Lip-synch fundraiser collects over $18,000 for pancreatic cancer
Over 300 people gathered at the Phi Center in Old Montreal for the 3rd annual Lip Sync Battles Cancer fundraiser, which was held on November 24. The event, which was held in association with Pancreatic Cancer Canada, raised a total of $18,805 for research into -- and increasing awareness of -pancreatic cancer, an aggressive form of cancer that has a 93 percent mortality rate, and receives only a mere 2 percent of any research funding.
The lip sync battle pitted six contestants who performed a lip sync routine of two chosen songs, complete with choreography, make-up and costumes (and represented a wide range of pop and rock stars, such as Bruno Mars, Freddie Mercury, Madonna, Miley Cyrus, Lady Gaga and Aretha Franklin) before a panel of three celebrity judges (Raymond Ablack from the “Degrassi” TV series, Brittany Drisdelle from the “Jack Ryan” series on Amazon Prime, and Dan Harroch of “Epic Meal Time” fame). The judges picked their top two favorite lip synchers to compete against each other in a final round before a winner was declared; this year’s winner was Emilie Kokmanian, who also won last year’s competition.
The fundraiser was created by Marianne Musi and Vince Colletti, and was emceed by Marianne’s brother Michael Musi, a Montreal-born actor who can be seen on the CBC TV sitcom “Kim’s Convenience”. The reason behind the fundraiser is a personal one for both Marianne and Michael, whose mother was diagnosed with pancreatic cancer in 2012, and passed away from the disease sevenand-a-half months later, at the age of 52.
“This is a terrible disease that we know so little about. And the statistics about it are the worst of any major form of cancer, and it receives so little funding. After our mom died, and we did a little bit of grieving, we decided to get ourselves together to raise funds and more awareness, because pancreatic cancer needs as much attention as any other type of cancer,” said Michael during a brief interview at the Phi Centre prior to the event. As well, they decided to raise awareness and funds towards pancreatic cancer research in a more fun, uplifting manner, which is why the lip synch battle fundraiser was established in 2016. “We wanted to raise funds and awareness, and make a difference, in a more fun way, so we don’t have to attack the subject in a clinical way,” he said. “That’s the reason behind the lip synch battle; we want people to come to the event and have an amazing time. We don’t want them to leave the event crying, but feeling happy and hopeful that they are trying to make a change, so that we get to that point in time where pancreatic cancer won’t be seen as a death sentence.”
While he admits he likes to lip synch to Michael Jackson, Michael says that when he is not pushing the cause towards increased funding and awareness for pancreatic cancer, he has a full plate when it comes to his acting career. He recently finished shooting season three of “Kim’s Convenience” (which airs this January on CBC); he produced a feature horror movie; did some voice work for the latest edition of the popular “Assassin’s Creed” video game, and appeared in a recent commercial for McDonald’s.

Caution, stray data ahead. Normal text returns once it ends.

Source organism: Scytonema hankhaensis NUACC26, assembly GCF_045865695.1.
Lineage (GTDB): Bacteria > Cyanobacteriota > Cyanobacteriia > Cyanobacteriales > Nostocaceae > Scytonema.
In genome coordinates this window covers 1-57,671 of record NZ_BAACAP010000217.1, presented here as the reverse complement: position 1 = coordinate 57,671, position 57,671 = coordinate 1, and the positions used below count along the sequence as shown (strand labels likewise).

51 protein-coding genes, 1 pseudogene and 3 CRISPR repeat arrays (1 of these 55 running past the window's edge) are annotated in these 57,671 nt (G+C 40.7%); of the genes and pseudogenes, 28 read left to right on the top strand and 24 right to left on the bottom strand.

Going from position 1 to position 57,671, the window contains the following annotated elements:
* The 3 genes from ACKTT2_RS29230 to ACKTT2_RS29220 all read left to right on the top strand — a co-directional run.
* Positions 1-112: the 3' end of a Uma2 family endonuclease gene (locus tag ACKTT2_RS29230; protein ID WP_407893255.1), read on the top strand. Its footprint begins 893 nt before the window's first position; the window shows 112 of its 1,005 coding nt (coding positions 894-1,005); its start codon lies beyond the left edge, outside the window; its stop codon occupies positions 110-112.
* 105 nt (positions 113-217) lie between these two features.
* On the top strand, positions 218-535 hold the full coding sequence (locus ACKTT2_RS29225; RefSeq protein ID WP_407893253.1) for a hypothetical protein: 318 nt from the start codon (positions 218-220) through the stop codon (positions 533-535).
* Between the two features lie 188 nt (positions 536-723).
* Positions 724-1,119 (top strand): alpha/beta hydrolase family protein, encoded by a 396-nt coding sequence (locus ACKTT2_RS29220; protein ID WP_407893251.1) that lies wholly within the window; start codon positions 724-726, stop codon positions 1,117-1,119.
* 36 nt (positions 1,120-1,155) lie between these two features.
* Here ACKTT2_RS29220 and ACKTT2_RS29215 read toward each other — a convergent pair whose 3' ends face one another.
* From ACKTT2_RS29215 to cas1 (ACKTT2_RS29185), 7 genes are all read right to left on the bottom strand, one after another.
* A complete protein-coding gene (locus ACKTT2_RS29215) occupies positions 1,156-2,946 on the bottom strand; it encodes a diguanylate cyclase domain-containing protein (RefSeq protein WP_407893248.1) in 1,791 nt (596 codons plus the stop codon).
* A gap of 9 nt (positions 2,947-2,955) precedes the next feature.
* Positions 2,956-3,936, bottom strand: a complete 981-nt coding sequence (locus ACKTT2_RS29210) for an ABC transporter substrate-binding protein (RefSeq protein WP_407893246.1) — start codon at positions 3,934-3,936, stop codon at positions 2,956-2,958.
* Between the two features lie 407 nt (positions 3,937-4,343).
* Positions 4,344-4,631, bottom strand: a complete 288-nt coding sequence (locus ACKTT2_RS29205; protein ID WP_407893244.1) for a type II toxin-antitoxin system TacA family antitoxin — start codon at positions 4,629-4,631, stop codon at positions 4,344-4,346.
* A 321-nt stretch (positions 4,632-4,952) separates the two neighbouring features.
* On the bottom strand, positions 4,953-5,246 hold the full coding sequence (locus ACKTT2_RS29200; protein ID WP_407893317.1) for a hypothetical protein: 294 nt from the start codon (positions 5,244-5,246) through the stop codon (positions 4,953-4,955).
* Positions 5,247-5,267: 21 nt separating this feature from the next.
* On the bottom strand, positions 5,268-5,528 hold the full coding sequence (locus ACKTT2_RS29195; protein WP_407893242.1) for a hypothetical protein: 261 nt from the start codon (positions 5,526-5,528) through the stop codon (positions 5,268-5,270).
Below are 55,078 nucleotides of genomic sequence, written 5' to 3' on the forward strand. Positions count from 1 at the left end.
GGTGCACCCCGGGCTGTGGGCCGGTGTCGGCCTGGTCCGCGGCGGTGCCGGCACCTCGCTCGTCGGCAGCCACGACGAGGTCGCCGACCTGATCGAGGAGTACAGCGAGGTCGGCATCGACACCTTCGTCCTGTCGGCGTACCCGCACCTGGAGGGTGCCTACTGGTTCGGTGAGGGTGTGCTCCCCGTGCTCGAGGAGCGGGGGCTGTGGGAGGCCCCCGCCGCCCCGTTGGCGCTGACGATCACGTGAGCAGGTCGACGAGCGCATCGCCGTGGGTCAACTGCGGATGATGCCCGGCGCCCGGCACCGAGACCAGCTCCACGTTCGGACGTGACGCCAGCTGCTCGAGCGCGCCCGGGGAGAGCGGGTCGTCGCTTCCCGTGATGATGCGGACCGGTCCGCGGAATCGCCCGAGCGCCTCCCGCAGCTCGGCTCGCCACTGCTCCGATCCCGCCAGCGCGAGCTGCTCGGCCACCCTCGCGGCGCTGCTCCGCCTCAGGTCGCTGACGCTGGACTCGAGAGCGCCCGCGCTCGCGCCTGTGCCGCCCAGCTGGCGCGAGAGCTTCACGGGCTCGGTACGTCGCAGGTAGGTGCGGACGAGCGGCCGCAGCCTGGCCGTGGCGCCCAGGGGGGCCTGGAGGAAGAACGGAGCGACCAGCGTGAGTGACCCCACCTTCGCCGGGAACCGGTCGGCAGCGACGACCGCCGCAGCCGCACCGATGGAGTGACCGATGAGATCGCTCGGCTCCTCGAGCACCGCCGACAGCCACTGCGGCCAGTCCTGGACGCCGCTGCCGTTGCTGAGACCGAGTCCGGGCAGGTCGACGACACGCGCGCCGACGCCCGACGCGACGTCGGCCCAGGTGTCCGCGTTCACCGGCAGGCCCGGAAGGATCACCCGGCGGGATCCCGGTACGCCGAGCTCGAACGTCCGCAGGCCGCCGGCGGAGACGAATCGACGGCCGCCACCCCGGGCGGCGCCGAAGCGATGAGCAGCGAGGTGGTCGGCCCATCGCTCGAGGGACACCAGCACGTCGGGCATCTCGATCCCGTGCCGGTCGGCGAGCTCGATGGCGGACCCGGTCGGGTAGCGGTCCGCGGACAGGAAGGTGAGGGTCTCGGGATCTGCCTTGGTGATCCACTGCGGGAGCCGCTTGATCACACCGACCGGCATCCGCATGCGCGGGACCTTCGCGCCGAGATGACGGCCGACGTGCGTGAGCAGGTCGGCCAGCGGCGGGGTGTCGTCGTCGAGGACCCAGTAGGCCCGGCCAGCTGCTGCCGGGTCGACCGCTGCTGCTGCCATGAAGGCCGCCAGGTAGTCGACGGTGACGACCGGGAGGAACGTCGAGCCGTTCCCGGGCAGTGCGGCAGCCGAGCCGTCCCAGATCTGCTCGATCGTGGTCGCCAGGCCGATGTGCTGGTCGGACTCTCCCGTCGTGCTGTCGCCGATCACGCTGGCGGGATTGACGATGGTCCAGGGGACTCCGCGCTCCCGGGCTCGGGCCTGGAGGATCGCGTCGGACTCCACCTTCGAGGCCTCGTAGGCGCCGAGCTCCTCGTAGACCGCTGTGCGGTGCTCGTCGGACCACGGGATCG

Finally, Michael wants to inform the public that the best prevention against pancreatic cancer right now – and the best way to increase your chance of survival -- is early detection, including paying serious attention to such warning signs as abdominal pain, fatigue and jaundiced skin. “If your family has a history of pancreatic cancer, get yourself checked more often,” he said. “Don’t let your doctor think it’s just a stomach bug and sweep it under the rug. Know the signs and take control of your health.”
Congratulations go out to the literary duo of Lori Saint-Martin and Paul Gagne, who won their fourth Governor-General’s Literary Award for translation (English to French) for their work on Mordecai Richler’s final novel “Barney’s Version” (which is called “Le Monde Selon Barney”); they received their award at a ceremony that took place in Ottawa on November 28.
“This is a huge honour for us, because this award is a means of recognition by our peers, and means that we are getting better and better in what we do as translators,” said Ms. Saint-Martin during a recent phone interview.
The pair translate between four to six books a year, and so far has translated about 105 books throughout their career. A fan of Richler’s books, Ms. Saint-Martin said that this is not the first time that “Barney’s Version” was translated into French; it was originally handled by a publisher based in France.
“It’s never easy to translate a work of literature, because you have to find the novel’s original voice,” she said. “The book has a lot of humour and pathos to it, and the original French version didn’t contain any of the Canadian references and the real life experiences of what it’s like to live in Montreal, which is one of the book’s main strengths.We managed to give our French translation a whole new fresh outlook to it.”
Ms. Saint-Martin firmly believes that translators are the unsung heroes of the literary world, and Quebec-based translators are a huge network of talented individuals who are in a unique position to translate literary works by Quebec and Canadian writers owing to the fact that they live here and understand the context of the works in question much better.
“These Quebec literary translators deserve more recognition for the work they do,” she said. “To me, the fact that they haven’t reach that level of recognition that they deserve amongst the local literary scene is scandalous.”
One of the lip synch battle contestants (imitating Bruno Mars and Freddy Mercury)
Actor and event emceeMichael Musi